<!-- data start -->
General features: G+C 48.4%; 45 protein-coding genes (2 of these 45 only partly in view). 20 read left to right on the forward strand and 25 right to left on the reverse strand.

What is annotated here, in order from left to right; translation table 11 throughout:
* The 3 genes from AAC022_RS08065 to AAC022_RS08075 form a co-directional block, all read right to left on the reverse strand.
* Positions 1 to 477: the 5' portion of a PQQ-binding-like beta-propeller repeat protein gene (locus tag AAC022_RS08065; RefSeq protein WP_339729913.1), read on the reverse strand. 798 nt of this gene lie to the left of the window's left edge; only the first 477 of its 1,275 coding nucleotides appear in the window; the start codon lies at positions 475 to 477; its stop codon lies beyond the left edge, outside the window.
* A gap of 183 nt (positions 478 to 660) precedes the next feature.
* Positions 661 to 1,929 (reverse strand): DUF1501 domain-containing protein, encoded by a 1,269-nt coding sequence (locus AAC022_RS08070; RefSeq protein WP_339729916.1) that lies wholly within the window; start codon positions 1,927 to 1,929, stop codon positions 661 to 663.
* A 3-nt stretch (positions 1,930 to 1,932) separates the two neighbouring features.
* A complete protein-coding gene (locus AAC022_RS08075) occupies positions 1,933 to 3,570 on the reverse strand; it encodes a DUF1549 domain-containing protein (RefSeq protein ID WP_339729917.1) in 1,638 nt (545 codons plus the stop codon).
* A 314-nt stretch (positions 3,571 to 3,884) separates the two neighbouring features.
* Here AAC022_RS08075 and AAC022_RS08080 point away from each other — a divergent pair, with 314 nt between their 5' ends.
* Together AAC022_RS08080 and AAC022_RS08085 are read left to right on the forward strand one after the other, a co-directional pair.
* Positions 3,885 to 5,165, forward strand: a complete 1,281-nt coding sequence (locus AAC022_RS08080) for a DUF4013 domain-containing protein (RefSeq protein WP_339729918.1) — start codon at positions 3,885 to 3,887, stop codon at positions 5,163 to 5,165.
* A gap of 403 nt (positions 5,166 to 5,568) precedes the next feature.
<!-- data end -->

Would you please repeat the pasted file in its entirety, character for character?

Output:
General features: G+C 48.4%; 45 protein-coding genes (2 of these 45 only partly in view). 20 read left to right on the forward strand and 25 right to left on the reverse strand.

What is annotated here, in order from left to right; translation table 11 throughout:
* The 3 genes from AAC022_RS08065 to AAC022_RS08075 form a co-directional block, all read right to left on the reverse strand.
* Positions 1 to 477: the 5' portion of a PQQ-binding-like beta-propeller repeat protein gene (locus tag AAC022_RS08065; RefSeq protein WP_339729913.1), read on the reverse strand. 798 nt of this gene lie to the left of the window's left edge; only the first 477 of its 1,275 coding nucleotides appear in the window; the start codon lies at positions 475 to 477; its stop codon lies beyond the left edge, outside the window.
* A gap of 183 nt (positions 478 to 660) precedes the next feature.
* Positions 661 to 1,929 (reverse strand): DUF1501 domain-containing protein, encoded by a 1,269-nt coding sequence (locus AAC022_RS08070; RefSeq protein WP_339729916.1) that lies wholly within the window; start codon positions 1,927 to 1,929, stop codon positions 661 to 663.
* A 3-nt stretch (positions 1,930 to 1,932) separates the two neighbouring features.
* A complete protein-coding gene (locus AAC022_RS08075) occupies positions 1,933 to 3,570 on the reverse strand; it encodes a DUF1549 domain-containing protein (RefSeq protein ID WP_339729917.1) in 1,638 nt (545 codons plus the stop codon).
* A 314-nt stretch (positions 3,571 to 3,884) separates the two neighbouring features.
* Here AAC022_RS08075 and AAC022_RS08080 point away from each other — a divergent pair, with 314 nt between their 5' ends.
* Together AAC022_RS08080 and AAC022_RS08085 are read left to right on the forward strand one after the other, a co-directional pair.
* Positions 3,885 to 5,165, forward strand: a complete 1,281-nt coding sequence (locus AAC022_RS08080) for a DUF4013 domain-containing protein (RefSeq protein WP_339729918.1) — start codon at positions 3,885 to 3,887, stop codon at positions 5,163 to 5,165.
* A gap of 403 nt (positions 5,166 to 5,568) precedes the next feature.